The risk of developing active tuberculosis associated with a different size of induration to purified protein derivative (PPD) has not been prospectively assessed among individuals infected with human immunodeficiency virus (HIV). The quantification of this risk is important to more appropriately identify candidates for preventive therapy for tuberculosis.
A prospective, multicenter, cohort study on tuberculosis in HIV-infected patients was conducted in 23 infectious disease units in public hospitals in Italy. Two thousand six hundred ninety-five HIV-infected patients were enrolled in the study. Of these, 1054 patients who were nonanergic at the time of entry were included in the present analysis. The median duration of follow-up was 102 weeks. The main outcome measure was a diagnosis of active tuberculosis confirmed by the isolation of Mycobacterium tuberculosis in culture.
Among the 252 patients with PPD reactivity, patients with an induration to PPD of 2 to 4 mm had a median CD4+ lymphocyte count of 0.34X109/L (interquartile [IQ] range, 0.14X 109-0.56X 109), those with a response of 5 to 9mm had a median count of 0.38X109/L(IQrange, 0.24X109-0.56X 109), and those with a response of 10 mm or higher had a median count of 0.37X 109/L (IQ range, 0.23X 109-0.52X109) (P=.38). Compared with the 802 nonanergic PPD-negative patients, hazard ratios of tuberculosis were 2.1 (95% confidence interval [CI], 0.2-18.3) among the 55 patients with a response to PPD of 2 to 4 mm, 5.7 (95% CI, 1.6-19.8) among the 128 patients with a response to PPD of 5 to 9 mm, and 23.1 (95% CI, 7.8-68.6) among the 69 patients with a response to PPD of 10 mm or higher.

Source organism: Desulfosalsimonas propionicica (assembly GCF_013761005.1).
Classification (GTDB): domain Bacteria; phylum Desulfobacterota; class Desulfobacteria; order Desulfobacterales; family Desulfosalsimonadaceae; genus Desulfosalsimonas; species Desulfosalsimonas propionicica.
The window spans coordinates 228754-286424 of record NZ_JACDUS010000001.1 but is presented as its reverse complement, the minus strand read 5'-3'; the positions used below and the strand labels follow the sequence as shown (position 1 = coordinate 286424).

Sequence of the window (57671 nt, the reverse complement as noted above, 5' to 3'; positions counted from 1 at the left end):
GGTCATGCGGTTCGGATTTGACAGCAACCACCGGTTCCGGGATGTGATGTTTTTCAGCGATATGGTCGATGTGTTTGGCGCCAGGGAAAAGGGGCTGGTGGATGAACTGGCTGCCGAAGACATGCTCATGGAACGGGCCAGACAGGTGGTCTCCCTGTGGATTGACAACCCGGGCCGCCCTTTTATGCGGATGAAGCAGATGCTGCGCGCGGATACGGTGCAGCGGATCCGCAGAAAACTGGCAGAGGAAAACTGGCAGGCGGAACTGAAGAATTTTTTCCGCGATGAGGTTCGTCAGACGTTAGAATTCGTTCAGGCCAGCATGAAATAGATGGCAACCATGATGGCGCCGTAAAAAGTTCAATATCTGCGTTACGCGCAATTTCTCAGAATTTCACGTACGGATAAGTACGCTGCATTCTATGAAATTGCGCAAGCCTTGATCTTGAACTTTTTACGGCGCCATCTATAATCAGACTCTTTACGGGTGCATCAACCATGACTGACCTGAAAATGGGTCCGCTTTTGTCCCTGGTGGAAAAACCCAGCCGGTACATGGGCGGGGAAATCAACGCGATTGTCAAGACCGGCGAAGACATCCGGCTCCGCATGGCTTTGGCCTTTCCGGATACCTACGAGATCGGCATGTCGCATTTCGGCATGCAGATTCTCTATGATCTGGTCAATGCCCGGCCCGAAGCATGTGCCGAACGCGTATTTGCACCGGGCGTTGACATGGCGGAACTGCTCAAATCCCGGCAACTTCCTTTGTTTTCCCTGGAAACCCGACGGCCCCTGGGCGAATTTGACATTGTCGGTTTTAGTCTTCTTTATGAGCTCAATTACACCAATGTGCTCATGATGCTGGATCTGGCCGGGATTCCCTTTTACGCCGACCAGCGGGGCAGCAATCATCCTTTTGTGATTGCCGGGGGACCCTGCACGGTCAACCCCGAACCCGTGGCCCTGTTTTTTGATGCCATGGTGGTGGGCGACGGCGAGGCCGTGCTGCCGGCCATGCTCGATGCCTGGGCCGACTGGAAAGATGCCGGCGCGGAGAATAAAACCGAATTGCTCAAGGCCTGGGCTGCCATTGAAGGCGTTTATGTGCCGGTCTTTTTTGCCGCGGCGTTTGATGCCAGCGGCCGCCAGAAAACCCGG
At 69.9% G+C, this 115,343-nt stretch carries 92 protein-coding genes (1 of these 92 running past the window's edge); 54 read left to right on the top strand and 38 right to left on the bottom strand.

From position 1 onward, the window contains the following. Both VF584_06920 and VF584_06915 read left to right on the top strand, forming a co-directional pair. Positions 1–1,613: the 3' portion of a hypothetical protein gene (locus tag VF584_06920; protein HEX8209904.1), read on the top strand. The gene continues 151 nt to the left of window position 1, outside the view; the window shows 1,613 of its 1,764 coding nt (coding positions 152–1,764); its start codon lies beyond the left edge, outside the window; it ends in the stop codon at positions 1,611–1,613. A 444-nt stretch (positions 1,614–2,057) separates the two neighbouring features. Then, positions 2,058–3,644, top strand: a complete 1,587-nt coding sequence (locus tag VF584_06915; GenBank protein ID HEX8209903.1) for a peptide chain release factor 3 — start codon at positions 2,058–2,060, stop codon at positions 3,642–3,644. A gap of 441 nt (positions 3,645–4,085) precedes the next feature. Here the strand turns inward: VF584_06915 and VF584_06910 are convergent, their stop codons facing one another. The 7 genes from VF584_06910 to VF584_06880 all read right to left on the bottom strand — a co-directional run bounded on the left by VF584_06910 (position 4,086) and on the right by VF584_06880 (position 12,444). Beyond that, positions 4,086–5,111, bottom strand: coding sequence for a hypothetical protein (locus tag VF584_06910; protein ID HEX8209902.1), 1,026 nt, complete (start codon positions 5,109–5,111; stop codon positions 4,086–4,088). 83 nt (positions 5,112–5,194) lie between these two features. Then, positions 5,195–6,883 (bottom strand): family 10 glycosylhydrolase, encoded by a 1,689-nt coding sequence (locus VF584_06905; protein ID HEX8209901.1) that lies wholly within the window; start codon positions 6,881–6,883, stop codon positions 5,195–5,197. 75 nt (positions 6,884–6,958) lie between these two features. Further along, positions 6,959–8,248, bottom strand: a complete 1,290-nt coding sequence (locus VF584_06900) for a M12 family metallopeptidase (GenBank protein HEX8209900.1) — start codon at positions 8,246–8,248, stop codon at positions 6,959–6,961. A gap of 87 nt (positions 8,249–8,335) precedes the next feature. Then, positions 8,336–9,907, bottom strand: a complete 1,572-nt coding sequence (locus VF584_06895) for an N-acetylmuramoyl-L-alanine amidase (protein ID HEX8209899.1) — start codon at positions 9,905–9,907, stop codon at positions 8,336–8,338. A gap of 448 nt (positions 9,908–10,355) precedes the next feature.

Among nonanergic HIV-infected patients, the degree of response to tuberculin does not appear to reflect the degree of immunosuppression and is strongly correlated with the subsequent incidence of tuberculosis. To identify HIV-infected patients who are at an increased risk of tuberculosis and may benefit from preventive therapy, a response to PPD of 5 mm appears to be an appropriate cutoff point.Arch Intern Med. 1997;157:797-800